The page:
By Winnie Hu and J. David Goodman
Not long after Google moved into the Chelsea neighborhood in Manhattan, its billionaire co-founder, Sergey Brin, went on a private tour of the old elevated freight line that would become the celebrated High Line.
Mr. Brin looked over the barren landscape that would be filled with lush greenery and made a suggestion: How about a Frisbee golf course?
That would not be a good idea, he was politely told during that walk in 2008. Frisbees would probably go flying off and strike people on the street below.
It was the kind of small but telling lesson Google had time to learn. The company’s slow expansion over two decades in New York City — from a single employee in 2000 to more than 7,000 today — gave the tech giant the chance to adapt its West Coast ideas to the confines of crowded New York City.
The relatively quiet rise of Google could not be more different than the approach taken by Amazon, a corporate giant that led a nationwide search for new offices, pitting cities against one another in a kind of beauty contest. The hunt for a new outpost culminated last month with Long Island City, Queens, selected as one of two victors. Amazon plans to base at least 25,000 employees there, in return for as much as $3 billion in state and city incentives.
“They’re running their own play and it’s a very different play than ours,” said William Floyd, the head of external affairs for Google in New York. “We’ve been growing steadily for the past 18 years without heralding trumpets, or asking for support from the government. We’ve done it by the dint of our own work.”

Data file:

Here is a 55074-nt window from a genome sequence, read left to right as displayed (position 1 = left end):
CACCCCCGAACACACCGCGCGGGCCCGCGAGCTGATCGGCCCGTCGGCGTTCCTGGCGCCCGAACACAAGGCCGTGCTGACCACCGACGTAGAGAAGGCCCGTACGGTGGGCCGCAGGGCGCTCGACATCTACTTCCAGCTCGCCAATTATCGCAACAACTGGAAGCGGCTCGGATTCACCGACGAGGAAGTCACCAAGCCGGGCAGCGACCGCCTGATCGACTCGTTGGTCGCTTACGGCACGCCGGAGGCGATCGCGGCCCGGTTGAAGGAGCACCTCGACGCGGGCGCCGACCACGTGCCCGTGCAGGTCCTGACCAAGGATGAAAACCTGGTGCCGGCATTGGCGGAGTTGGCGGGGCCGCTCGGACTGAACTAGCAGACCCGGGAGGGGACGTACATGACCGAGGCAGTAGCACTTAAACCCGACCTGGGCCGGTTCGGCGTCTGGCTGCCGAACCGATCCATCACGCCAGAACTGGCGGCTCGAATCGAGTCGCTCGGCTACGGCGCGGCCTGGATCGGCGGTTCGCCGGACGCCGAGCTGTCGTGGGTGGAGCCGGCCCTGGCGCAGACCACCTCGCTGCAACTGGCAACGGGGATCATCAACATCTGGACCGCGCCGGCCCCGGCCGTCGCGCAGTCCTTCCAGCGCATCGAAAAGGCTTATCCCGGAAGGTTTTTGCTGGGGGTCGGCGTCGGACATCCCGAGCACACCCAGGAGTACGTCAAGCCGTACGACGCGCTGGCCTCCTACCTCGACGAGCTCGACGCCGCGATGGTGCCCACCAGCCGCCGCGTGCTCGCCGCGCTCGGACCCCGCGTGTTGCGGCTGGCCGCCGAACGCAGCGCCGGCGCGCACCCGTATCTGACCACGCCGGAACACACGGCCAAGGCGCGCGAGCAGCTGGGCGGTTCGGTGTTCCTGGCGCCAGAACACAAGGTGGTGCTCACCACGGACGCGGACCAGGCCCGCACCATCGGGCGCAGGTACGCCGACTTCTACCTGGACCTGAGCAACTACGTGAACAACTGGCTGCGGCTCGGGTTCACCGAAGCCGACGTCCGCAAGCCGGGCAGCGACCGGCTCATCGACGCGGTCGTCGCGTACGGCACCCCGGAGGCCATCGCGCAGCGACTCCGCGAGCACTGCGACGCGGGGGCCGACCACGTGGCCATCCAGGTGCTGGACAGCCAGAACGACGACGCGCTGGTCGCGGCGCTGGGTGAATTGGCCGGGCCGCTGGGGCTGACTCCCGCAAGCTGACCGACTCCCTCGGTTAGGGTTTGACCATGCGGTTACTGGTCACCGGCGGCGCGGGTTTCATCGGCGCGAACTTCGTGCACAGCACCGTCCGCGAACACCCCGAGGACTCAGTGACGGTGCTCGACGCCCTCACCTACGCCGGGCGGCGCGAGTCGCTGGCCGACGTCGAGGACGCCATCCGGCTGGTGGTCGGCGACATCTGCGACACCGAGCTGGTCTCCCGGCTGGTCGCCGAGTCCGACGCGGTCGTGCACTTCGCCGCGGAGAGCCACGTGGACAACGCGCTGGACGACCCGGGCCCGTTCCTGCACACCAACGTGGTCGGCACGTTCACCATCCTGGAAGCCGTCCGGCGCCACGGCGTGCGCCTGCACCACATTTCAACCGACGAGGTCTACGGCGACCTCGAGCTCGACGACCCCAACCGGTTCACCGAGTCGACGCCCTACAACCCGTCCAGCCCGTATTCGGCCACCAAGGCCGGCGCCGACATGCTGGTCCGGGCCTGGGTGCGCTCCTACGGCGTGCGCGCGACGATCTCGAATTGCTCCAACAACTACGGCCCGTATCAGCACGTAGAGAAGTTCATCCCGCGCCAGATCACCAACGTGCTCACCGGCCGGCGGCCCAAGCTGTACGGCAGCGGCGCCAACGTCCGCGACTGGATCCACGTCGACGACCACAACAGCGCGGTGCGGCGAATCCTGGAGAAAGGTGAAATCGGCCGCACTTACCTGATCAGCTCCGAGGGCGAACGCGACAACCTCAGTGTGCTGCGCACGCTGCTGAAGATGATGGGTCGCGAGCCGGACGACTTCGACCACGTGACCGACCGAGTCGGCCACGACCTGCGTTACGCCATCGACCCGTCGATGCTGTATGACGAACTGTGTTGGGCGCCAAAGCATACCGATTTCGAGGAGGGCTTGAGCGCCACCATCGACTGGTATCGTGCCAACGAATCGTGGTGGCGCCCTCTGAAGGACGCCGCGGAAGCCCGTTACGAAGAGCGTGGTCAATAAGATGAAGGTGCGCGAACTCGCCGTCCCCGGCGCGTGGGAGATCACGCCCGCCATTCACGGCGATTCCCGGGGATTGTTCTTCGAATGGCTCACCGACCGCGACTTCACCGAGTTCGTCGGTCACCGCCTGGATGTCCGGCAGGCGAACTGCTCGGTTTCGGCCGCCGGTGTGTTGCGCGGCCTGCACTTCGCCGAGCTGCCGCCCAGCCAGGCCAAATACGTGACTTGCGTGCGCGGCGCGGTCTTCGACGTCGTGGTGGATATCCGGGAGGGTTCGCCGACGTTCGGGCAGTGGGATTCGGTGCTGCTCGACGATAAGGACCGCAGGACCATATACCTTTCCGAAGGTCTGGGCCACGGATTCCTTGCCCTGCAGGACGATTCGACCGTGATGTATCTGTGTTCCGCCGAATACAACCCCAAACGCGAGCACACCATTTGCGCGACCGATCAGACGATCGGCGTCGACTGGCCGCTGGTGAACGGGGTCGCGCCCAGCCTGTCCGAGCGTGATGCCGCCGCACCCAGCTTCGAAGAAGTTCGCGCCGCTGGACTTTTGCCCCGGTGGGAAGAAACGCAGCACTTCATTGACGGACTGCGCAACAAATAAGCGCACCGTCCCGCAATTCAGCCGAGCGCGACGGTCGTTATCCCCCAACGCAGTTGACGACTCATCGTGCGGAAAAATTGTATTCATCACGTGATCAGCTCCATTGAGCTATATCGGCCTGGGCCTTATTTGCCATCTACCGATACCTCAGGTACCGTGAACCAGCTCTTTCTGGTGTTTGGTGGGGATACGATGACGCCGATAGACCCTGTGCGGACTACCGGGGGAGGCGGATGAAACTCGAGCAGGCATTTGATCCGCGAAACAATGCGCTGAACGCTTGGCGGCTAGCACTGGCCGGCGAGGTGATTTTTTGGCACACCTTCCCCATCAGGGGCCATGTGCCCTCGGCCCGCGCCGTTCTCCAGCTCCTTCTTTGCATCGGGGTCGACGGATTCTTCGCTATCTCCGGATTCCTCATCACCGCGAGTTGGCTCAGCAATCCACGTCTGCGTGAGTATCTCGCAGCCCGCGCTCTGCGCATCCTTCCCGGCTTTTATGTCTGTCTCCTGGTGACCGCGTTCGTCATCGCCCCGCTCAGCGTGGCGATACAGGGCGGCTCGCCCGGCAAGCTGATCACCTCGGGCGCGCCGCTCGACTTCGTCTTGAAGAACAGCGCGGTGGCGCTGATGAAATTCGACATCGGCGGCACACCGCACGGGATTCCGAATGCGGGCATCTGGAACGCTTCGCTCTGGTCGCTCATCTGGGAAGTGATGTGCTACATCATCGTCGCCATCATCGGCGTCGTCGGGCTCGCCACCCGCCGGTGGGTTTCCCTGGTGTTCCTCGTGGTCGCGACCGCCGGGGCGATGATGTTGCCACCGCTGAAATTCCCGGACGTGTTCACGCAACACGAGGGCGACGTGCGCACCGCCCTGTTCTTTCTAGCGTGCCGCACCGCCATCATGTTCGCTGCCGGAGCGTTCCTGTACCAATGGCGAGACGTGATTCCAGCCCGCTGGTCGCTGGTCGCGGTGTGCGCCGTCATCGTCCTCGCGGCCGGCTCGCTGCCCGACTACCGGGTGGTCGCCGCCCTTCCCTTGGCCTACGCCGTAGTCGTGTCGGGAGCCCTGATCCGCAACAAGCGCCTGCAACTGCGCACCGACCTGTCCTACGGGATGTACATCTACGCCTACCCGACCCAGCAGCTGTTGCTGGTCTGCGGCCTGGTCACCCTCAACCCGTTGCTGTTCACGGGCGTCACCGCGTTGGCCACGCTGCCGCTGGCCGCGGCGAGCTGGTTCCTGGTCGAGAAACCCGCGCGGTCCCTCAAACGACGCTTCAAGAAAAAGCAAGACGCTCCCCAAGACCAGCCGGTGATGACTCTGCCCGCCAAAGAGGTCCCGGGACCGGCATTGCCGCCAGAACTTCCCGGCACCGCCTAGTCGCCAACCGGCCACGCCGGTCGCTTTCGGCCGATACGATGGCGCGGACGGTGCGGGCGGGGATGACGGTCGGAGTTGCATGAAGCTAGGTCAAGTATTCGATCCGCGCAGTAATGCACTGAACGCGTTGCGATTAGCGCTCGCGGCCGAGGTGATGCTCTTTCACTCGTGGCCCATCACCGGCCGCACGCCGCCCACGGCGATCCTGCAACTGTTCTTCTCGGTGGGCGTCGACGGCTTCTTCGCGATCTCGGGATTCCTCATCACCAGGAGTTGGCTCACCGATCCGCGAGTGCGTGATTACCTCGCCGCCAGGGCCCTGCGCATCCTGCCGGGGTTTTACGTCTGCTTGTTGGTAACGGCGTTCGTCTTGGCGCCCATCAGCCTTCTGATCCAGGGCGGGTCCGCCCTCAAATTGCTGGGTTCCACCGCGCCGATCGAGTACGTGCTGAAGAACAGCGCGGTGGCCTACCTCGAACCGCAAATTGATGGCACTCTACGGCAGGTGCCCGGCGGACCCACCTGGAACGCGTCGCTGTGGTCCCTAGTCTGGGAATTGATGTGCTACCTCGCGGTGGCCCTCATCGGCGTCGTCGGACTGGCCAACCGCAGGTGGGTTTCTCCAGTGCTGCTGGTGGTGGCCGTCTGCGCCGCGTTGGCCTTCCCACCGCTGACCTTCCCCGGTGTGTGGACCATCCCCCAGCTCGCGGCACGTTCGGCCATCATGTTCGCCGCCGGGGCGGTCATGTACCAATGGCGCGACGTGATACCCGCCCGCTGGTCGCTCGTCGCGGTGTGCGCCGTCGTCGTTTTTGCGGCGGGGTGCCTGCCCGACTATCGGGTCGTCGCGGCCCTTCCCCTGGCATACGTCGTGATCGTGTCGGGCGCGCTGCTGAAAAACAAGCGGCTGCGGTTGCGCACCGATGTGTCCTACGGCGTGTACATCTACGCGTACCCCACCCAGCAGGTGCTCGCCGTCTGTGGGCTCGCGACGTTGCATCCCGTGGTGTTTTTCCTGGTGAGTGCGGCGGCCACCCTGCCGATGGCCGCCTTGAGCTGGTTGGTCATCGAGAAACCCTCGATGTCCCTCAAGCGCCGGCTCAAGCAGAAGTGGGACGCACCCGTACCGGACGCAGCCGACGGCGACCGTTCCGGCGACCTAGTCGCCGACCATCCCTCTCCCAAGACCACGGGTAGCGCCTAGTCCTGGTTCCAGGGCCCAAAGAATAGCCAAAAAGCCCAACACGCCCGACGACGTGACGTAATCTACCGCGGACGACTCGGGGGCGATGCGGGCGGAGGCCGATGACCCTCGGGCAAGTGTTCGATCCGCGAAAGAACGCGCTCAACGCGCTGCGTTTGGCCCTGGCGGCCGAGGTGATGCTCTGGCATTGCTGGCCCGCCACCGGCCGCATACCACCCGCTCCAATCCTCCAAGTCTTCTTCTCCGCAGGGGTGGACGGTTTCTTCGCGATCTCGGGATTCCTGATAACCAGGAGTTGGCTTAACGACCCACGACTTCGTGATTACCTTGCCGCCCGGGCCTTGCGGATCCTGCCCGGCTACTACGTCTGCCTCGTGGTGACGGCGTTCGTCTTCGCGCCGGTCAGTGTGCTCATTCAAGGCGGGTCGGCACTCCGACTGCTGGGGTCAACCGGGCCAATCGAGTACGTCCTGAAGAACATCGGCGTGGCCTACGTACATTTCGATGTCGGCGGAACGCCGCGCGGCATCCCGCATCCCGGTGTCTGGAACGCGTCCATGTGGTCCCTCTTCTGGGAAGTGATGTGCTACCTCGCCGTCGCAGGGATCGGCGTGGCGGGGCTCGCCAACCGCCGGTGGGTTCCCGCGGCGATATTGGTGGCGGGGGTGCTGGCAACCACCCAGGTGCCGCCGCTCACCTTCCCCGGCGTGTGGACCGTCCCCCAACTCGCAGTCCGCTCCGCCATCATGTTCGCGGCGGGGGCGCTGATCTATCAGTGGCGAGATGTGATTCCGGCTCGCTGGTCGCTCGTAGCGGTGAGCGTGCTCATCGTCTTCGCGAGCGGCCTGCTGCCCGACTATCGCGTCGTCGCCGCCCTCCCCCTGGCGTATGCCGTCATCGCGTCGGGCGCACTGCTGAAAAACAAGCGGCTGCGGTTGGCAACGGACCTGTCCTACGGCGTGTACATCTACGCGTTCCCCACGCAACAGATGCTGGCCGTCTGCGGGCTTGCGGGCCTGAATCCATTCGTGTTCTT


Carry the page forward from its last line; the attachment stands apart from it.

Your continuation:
Google has also avoided the furor that has surrounded Amazon, which riled people by seeking to avoid public scrutiny over its move.
Still, not all has gone smoothly. Some residents complain that Google’s robust expansion in Chelsea keeps driving up the cost of housing, while small businesses say the company’s free-food-at-work culture has taken money out of the pockets of local eateries. Others say Google has not opened up its wallet as much as it could.
But in a city where almost any change is met by fierce resistance, Google has drawn relatively few complaints as it has made itself at home in Chelsea, a neighborhood where public housing projects sit beside luxury buildings, art galleries and trendy restaurants and clubs.
Along the way, it has acquired a multibillion-dollar real estate portfolio, including two of the neighborhood’s best-known buildings.
Corey Johnson, the City Council speaker and a Chelsea resident, was unequivocal that Google has been “a good neighbor.”
In contrast, Amazon was not off to a good start, he said. “This is how they want to be a neighbor in Long Island City?” Mr. Johnson asked, referring to the lack of community input on the deal to bring the company to the neighborhood.
An Amazon spokeswoman said the company was “excited to learn more about the Long Island City community, to find out how we can best support residents.” The company has also hired high-powered lobbying firms to help contend with local political unrest.
Google arrived in Chelsea in 2006 with no fanfare. Its real estate broker did not even identify the company at first when calling about space at 111 Eighth Avenue, a hulking building that covers a full city block and is larger than the Empire State Building. It once housed the Port Authority of New York and New Jersey but had emerged as a hub for telecommunications and media companies, including Lifetime Entertainment.
Google made a statement simply by moving in. “It said to the world: This is where technology meets cool,” said Paul Pariser, the co-chief executive officer of Taconic Investment Partners, which owned and redeveloped the building and still manages it today.